Sensory Discrimination Difficulties

Sensory Discrimination Difficulties

This category of SPD is difficulty with sensory discrimination, or using the senses to learn. Let’s call this child the “jumbler.” This child struggles to use his senses to make judgments, so even if he’s done a task many times before, he goes into it blind each time. If he has to pick up a bucket of water every day, for example, he forgets the information he learned the last time he picked something up. He doesn’t use his proprioception to evaluate how much the bucket might weigh, and perhaps he picks it up with too much force and water slops everywhere. Or he may not use enough and can’t get a grip on it.

Sensory Modulation Disorder

Sensory Modulation Disorder

Sensory modulation is a category of sensory disorders, with three subtypes of its own. The first is sensory over-responsivity. We call this child the “avoider,” because she goes out of her way to avoid sensory stimulation — by covering her ears, hiding under her desk, or closing her eyes. Her sensory input is too sensitive, and everything seems like too much for her.

The second subtype is under-responsivity; this child is the “disregarder.” This child won’t notice what’s going on around him — even if it’s extra loud, right and colorful, or an extreme temperature. His sensory input is muted, so he often seems uncaring or withdrawn. In reality, he just isn’t noticing what’s happening to his senses.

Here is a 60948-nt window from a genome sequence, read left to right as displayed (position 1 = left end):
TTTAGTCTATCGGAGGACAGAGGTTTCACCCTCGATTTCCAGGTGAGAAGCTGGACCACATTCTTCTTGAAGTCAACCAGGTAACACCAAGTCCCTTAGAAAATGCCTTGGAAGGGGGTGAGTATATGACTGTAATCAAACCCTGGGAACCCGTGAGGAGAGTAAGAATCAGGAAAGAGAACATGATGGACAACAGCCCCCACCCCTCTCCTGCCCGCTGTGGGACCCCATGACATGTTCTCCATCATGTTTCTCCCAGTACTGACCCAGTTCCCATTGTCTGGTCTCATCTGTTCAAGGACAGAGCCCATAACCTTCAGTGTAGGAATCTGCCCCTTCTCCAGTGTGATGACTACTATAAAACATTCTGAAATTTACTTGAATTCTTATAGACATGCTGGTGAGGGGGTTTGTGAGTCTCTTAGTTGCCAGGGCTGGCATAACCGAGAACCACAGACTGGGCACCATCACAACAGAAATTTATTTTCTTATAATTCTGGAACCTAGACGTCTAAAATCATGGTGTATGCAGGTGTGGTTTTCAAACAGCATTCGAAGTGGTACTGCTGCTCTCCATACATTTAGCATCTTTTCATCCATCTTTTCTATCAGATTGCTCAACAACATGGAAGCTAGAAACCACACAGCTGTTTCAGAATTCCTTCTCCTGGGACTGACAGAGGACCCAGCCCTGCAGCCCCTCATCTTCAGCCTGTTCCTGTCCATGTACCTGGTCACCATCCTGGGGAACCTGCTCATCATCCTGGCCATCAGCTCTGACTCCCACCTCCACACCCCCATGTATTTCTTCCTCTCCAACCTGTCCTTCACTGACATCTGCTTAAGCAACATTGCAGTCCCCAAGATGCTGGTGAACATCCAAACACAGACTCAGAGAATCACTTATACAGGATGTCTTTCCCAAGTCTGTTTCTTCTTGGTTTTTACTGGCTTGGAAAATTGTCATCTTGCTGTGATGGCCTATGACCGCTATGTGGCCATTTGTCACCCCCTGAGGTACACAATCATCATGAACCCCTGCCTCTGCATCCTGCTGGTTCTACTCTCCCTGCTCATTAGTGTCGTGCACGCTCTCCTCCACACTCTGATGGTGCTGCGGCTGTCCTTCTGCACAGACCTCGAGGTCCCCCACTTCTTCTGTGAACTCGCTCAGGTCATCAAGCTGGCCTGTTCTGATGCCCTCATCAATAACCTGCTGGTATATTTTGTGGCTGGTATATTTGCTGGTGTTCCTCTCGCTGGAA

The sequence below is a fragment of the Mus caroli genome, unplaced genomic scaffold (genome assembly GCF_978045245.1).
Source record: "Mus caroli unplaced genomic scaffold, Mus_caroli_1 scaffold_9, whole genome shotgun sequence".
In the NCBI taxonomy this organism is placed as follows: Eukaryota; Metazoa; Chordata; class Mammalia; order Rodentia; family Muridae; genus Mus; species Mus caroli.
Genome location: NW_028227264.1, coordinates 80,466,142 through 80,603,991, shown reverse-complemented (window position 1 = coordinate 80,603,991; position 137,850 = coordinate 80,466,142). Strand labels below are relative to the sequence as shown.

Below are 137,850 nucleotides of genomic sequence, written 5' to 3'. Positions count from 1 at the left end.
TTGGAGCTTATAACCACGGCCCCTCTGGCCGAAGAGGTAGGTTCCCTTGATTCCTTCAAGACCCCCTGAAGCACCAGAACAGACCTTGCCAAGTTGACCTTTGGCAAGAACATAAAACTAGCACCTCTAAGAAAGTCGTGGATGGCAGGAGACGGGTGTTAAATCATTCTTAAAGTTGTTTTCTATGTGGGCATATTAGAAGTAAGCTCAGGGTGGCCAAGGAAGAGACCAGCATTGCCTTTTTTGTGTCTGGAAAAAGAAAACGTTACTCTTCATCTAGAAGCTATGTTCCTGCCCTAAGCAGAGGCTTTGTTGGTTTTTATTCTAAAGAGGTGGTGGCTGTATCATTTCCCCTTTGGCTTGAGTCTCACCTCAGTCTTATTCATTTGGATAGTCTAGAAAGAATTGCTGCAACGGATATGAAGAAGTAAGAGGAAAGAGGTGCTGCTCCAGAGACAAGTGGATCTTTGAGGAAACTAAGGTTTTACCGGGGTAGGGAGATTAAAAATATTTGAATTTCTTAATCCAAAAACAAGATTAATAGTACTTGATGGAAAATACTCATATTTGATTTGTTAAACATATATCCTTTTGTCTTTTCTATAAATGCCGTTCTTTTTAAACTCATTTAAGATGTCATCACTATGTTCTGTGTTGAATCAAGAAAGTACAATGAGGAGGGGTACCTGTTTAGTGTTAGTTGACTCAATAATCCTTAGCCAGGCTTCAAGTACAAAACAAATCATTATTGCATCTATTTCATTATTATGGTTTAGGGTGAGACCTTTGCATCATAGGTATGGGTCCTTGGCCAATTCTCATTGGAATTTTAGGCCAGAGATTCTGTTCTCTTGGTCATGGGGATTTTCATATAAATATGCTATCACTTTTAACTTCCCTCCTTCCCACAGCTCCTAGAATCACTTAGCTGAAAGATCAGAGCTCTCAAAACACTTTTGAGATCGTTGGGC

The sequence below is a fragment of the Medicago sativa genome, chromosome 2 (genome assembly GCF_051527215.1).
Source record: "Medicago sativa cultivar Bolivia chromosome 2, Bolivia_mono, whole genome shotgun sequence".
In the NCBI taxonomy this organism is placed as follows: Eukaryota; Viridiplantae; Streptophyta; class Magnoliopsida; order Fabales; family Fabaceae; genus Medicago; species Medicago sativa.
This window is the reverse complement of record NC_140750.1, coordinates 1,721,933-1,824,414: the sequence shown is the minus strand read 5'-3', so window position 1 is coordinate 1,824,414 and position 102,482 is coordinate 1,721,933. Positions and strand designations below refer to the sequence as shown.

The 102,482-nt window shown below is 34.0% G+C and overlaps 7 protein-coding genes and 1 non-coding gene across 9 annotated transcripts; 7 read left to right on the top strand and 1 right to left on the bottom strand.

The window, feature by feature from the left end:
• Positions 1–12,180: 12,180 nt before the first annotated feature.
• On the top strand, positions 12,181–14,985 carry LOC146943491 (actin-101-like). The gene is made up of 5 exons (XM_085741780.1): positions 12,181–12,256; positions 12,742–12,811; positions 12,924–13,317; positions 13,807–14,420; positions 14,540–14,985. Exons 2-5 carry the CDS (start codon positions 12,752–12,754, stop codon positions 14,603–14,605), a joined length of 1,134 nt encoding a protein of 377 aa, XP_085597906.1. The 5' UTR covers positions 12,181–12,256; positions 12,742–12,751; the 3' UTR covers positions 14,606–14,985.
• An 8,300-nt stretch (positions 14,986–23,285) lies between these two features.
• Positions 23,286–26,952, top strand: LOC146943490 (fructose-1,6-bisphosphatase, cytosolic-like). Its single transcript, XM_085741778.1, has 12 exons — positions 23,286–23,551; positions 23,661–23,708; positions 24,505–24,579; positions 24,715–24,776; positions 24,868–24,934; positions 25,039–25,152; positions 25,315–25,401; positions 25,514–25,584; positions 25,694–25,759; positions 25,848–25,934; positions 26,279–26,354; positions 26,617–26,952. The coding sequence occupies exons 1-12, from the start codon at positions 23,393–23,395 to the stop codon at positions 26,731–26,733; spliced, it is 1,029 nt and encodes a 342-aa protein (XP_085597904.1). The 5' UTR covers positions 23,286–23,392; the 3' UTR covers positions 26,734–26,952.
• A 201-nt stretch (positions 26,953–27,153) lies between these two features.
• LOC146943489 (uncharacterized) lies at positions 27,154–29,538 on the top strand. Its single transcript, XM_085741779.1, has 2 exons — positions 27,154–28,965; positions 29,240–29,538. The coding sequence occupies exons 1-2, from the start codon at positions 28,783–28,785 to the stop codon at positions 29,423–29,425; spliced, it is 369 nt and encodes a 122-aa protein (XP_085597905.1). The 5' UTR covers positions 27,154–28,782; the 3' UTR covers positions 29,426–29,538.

The third subtype is sensory craving; this child is known as the “seeker,” or sometimes, the “bumper and crasher.” This child wants sensations, as many as possible. She’ll be a daredevil, climbing to the highest branch or swinging the farthest on the tire swing. Her sensory input is never enough, and she always wants more, more, more.

Sensory-Based Motor Disorder

Sensory-Based Motor Disorder

Sensory modulation is a category of sensory disorders, with three subtypes of its own. The first is sensory over-responsivity. We call this child the “avoider,” because she goes out of her way to avoid sensory stimulation — by covering her ears, hiding under her desk, or closing her eyes. Her sensory input is too sensitive, and everything seems like too much for her.

The second subtype is under-responsivity; this child is the “disregarder.” This child won’t notice what’s going on around him — even if it’s extra loud, right and colorful, or an extreme temperature. His sensory input is muted, so he often seems uncaring or withdrawn. In reality, he just isn’t noticing what’s happening to his senses.

The third subtype is sensory craving; this child is known as the “seeker,” or sometimes, the “bumper and crasher.” This child wants sensations, as many as possible. She’ll be a daredevil, climbing to the highest branch or swinging the farthest on the tire swing. Her sensory input is never enough, and she always wants more, more, more.

Dyspraxia

The second subtype is dyspraxia, or the “fumbler.” This child will have difficulty planning and executing actions. If you hand him a box, for example, and ask him to do something with it, he won’t know what to do. A neurotypical child will say, “I can climb in the box. I can go under the box. I can push the box.” The fumbler will struggle to come up with an “action idea.” He’ll prefer toys, games, and situations that are familiar, instead of novel — new situations require new motor planning, and a child with dyspraxia will shy away from that.

Postural Disorder

The final category of SPD, sensory-based motor disorder, has two subtypes. The first is postural disorder — let’s call this child the “slumper.” The slumper has difficulty with movement, and moves in a clumsy, disorganized way. He may have difficulty stabilizing himself. He may struggle to run without tripping over his feet. Kids with postural disorder have difficulty crossing the midline, or using the hands and feet on one side of the body on the other side.